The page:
Study 21

A double blind and placebo controlled clinical trial in 128 IBD patients showed, for the first time, that a supplement prepared with mastic could be served as an innovative treatment approach as an adjunct to conventional medical therapy. Regulation of faecal lysozyme in active patients points to a prebiotic effect. Additionally, the amelioration of increases in faecal lactoferrin and faecal calprotectin confirms its anti-inflammatory effect in active IBD 21. Furthermore, in IBD patients in remission, the amelioration in increased plasma amino acids indicates a role of mastic in limiting activity of IBD 22.


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16. Dabos K.J., Sfika E., Vlatta L.J., Frantzi D., Amygdalos G.I., Giannikopoulos G. [2010]: Is Chios mastic gum effective in the treatment of functional dyspepsia? A prospective randomised double-blind placebo controlled trial. J of Ethnopharmacology, 127 (2): 205–209.

17. Gioxari A., Kaliora A.C., Papalois A., Agrogiannis G., Triantafillidis J.K., Andrikopoulos N.K. [2011]: Pistacia lentiscus resin regulates intestinal damage and inflammation in trinitrobenzene sulfonic acid-induced colitis. J. Med. Food, 14 (11): 1403-1411.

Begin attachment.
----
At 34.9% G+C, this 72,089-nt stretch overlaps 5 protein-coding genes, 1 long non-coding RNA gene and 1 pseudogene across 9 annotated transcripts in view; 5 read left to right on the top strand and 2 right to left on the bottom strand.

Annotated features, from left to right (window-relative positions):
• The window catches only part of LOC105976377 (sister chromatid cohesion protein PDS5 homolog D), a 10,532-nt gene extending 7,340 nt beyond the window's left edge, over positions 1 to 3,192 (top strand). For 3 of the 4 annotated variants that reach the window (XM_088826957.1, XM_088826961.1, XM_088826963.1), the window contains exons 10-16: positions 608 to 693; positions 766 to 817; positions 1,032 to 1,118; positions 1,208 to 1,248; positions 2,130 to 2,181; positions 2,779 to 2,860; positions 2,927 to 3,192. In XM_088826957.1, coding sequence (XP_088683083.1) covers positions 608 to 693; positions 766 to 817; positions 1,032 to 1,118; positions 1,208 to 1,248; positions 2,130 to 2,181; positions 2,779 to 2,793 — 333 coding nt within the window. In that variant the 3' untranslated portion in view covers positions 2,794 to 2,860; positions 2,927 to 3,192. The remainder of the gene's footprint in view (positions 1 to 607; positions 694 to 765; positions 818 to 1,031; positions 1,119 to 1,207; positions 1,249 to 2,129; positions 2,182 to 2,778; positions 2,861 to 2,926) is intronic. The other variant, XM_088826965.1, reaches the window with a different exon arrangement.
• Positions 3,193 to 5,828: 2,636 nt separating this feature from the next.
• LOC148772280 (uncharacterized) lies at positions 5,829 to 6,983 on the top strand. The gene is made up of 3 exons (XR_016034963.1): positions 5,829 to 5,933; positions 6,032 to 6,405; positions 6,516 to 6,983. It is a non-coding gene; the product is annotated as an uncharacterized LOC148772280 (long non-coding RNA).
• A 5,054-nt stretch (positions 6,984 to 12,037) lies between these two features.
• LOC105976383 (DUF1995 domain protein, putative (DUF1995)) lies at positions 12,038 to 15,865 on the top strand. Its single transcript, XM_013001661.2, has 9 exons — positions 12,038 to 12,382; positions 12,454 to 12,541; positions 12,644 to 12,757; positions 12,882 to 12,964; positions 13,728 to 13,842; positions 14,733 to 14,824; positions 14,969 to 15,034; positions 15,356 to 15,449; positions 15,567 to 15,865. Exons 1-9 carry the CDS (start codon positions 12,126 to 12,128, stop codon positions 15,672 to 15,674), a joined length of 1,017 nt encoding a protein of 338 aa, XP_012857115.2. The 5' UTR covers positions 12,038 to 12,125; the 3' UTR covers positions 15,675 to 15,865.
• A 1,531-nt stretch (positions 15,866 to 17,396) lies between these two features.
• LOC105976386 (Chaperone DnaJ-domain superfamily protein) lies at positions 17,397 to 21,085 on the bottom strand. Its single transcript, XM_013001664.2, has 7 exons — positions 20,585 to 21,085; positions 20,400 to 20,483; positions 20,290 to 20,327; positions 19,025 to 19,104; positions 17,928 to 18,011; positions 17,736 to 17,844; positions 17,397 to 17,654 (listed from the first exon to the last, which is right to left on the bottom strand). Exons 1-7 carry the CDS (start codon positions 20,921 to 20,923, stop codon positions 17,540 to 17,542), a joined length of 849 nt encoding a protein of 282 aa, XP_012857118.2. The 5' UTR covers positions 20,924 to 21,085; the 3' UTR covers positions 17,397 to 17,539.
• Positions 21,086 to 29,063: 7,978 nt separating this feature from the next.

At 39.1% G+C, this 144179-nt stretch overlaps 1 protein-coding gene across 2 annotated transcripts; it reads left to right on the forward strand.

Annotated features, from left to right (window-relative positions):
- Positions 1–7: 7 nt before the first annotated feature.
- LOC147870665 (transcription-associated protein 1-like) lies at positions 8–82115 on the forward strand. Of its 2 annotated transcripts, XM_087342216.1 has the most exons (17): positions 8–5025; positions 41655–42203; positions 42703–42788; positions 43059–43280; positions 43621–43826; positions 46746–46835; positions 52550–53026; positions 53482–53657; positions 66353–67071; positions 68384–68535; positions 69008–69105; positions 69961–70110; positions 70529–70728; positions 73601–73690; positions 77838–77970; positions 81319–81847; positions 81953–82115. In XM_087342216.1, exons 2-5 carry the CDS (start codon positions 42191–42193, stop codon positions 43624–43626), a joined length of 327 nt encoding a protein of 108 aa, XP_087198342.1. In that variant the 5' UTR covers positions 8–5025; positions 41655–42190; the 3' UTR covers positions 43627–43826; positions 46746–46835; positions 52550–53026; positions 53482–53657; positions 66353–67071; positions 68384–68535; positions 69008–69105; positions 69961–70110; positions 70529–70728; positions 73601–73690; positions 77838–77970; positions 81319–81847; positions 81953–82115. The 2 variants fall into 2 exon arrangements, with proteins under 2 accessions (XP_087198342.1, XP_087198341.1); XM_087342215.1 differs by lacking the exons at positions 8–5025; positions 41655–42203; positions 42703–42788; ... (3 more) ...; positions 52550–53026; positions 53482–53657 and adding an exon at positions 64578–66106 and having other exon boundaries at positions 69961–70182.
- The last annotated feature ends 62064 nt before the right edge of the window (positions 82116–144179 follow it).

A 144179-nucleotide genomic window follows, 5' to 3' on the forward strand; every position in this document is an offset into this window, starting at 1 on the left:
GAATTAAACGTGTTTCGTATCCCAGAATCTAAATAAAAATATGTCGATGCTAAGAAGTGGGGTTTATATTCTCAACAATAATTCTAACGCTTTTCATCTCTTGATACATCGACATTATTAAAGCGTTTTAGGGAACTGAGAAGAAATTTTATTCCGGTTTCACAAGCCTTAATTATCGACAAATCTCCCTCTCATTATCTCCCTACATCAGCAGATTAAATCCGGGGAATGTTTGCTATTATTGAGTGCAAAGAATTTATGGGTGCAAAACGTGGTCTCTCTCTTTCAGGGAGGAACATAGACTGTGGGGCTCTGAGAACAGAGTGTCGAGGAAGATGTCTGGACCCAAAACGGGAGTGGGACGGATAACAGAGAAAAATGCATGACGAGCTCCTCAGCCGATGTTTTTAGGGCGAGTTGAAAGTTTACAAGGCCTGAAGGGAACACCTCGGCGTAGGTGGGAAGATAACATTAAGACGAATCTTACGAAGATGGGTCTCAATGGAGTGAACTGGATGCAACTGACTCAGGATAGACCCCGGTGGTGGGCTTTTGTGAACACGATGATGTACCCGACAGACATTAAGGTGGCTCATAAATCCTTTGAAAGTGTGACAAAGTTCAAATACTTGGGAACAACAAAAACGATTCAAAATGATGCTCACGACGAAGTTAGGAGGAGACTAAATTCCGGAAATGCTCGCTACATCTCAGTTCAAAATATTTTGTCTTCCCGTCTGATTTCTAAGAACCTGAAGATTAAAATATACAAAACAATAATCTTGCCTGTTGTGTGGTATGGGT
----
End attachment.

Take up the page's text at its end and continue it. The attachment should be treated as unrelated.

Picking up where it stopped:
18. Kountouras J., Zavos C., Deretzi G., Gavalas E., Chatzopoulos D., Katsinelos P., Tsiaousi E., Gagalis S., Polyzos S.A., Venizelos I. [2012]: Potential implications of Helicobacter pylori-related neutrophil-activating protein. World J. Gastroenterol., 18 (5): 489-490.

19. Papalois A., Gioxari A., Kaliora A.C., Lymperopoulou A., Agrogiannis G., Papada E., Andrikopoulos N.K. [2012]: Chios mastic fractions in experimental colitis: implication of the nuclear factor κB pathway in cultured HT29 cells. J. Med. Food, 15 (11): 974-983.

20. Miyamoto T., Okimoto T., Kuwano M. [2014]: Chemical composition of the essential oil of mastic gum and their antibacterial activity against drug-resistant Helicobacter pylori. Nat. Prod. Bioprospect., 4(4): 227–231.

21. Papada E, Gioxari A, Amerik;anou C, Forbes A, Tzavara C, Smyrnioudis I, Kaliora AC, Regulation of Faecal biomarkers in inflammatory bowel disease patients treated with oral mastic (Pistacia Lentiscus) supplement: A double-bind and placebo-controlled randomized trial. Phytother Res. 2018 Nov. 18 doi:10.1002/ptr.6229.

22. Papada E, Amerikanou C, Torović L, Kalogeropoulos N., Kaliora AC. Plasma free amino acid profile in quiescent Inflammatory Bowel Disease patients orally administered with mastic (Pistacia lentiscus); a randomised clinical trial. Phytomedicine, Volume 56, 15 March 2019, Pages 40-47.